WOW! A big company wants to buy my business.

Early on, amidst the euphoria of negotiations, I warned of the fact that the other side had never actually affirmed the price, and they actually never did. My client’s shareholders (and, sadly, even their accountant) were so intent the deal had been done, they ignored the signs, and would not entertain the possibility that their “mates” had not agreed. The deal fell over when a final offer was made by the purchaser: at a third of the expected price. Some upwards movement was offered, after this softening up process; but dependent upon highly onerous earn-out conditions that were not acceptable.

John goes on to describe 5 reasons to avoid being the target of a proprietary deal – most are reflected in the above example. John’s 5 examples are:

  • You’ll get a lower price (and they will try their best to convince you that their offer is above fair and reasonable, because of …[pick any reason you like])
  • Due diligence becomes protracted (it just goes on and on with more and more endless, unnecessary questions and challenging of financial or strategic conditions)
  • Shrinkage (being worked over to diminish the deal value, at the last moment)
  • Seller’s Remorse (realising afterwards that you should have done much better)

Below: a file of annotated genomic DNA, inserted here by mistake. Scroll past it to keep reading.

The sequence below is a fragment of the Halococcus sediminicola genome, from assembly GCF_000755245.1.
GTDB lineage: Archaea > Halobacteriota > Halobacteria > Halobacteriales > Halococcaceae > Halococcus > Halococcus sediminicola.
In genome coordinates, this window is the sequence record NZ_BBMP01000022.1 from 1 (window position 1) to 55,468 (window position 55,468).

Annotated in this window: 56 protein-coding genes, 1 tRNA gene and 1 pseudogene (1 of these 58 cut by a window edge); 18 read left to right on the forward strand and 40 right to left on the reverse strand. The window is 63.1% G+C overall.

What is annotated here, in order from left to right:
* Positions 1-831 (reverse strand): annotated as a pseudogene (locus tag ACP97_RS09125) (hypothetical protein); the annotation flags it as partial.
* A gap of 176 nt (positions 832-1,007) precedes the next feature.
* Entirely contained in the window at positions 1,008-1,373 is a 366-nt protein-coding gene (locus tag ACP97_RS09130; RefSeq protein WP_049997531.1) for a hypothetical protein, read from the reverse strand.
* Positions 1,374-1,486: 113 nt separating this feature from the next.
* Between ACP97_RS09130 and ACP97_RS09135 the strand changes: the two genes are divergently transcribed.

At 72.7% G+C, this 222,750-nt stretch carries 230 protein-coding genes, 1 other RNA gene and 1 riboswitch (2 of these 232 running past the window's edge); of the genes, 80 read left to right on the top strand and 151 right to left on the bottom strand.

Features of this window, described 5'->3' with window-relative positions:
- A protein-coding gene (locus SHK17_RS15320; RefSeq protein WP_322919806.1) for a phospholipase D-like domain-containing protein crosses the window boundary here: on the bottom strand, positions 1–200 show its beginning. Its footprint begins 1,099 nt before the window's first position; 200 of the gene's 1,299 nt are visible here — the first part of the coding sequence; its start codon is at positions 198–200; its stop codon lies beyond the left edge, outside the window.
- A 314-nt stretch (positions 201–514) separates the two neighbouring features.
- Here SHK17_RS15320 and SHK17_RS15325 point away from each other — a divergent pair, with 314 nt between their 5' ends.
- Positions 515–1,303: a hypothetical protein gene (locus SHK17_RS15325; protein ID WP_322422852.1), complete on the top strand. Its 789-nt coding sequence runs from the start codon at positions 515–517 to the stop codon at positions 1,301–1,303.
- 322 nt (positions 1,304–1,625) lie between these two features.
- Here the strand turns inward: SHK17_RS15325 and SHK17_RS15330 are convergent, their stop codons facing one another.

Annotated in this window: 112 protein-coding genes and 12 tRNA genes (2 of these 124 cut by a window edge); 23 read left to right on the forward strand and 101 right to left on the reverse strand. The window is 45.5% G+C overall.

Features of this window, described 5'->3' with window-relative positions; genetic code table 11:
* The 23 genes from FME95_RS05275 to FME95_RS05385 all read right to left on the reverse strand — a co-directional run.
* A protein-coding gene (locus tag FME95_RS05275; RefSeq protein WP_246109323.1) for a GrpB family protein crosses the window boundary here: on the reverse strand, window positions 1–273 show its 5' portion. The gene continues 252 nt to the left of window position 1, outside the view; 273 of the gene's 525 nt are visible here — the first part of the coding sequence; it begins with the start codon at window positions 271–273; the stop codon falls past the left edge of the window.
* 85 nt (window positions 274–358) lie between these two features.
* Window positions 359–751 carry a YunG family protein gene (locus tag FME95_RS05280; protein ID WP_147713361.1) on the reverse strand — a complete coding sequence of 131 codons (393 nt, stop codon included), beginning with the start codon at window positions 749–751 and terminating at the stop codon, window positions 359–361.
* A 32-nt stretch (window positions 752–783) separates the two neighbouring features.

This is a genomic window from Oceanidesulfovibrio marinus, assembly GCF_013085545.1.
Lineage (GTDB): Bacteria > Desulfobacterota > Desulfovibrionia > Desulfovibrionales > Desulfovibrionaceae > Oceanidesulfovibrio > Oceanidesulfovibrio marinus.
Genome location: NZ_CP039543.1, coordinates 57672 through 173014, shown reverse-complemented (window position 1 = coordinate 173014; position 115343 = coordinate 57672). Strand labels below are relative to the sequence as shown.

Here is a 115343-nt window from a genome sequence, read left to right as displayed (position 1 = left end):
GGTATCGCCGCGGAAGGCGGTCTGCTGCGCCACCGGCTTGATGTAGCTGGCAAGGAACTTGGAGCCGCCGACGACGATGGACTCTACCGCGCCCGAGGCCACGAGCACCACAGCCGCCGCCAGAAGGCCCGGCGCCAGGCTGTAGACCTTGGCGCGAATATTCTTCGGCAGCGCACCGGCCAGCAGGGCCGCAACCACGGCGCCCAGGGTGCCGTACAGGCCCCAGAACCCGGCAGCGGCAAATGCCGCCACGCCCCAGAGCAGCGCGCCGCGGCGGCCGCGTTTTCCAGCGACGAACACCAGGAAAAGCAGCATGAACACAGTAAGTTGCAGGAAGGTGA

• Out of market terms (that reduce the value of the deal)

I haven’t seen the term proprietary deal used before, but: if it looks like a duck, quacks like a duck, and smells like a duck, it’s probably a duck – and John’s blog brought back a lot of duck memories, as it is not the only time I have seen this approach used.

Of course, it is not in every circumstance that a potential great deal works out this way; but you have to be ever so wary. On the other hand, if you really must sell, and sell in a hurry, then any deal could be better than no deal!

The following is a link to John’s article, if you would like to read more: http://www.builttosell.com/blog/2012/06/14/victimized-by-the-proprietary-deal/

By the way, John is also the author of a book Built to Sell: Creating a Business That Can Thrive Without You. I found it a really very entertaining read, with some interesting, practical, and challenging, real-life lessons; especially for service based businesses.

Thanks for reading, and, cheers for now

Geoff Coutts-Smith

Principal Advisor, BF strategic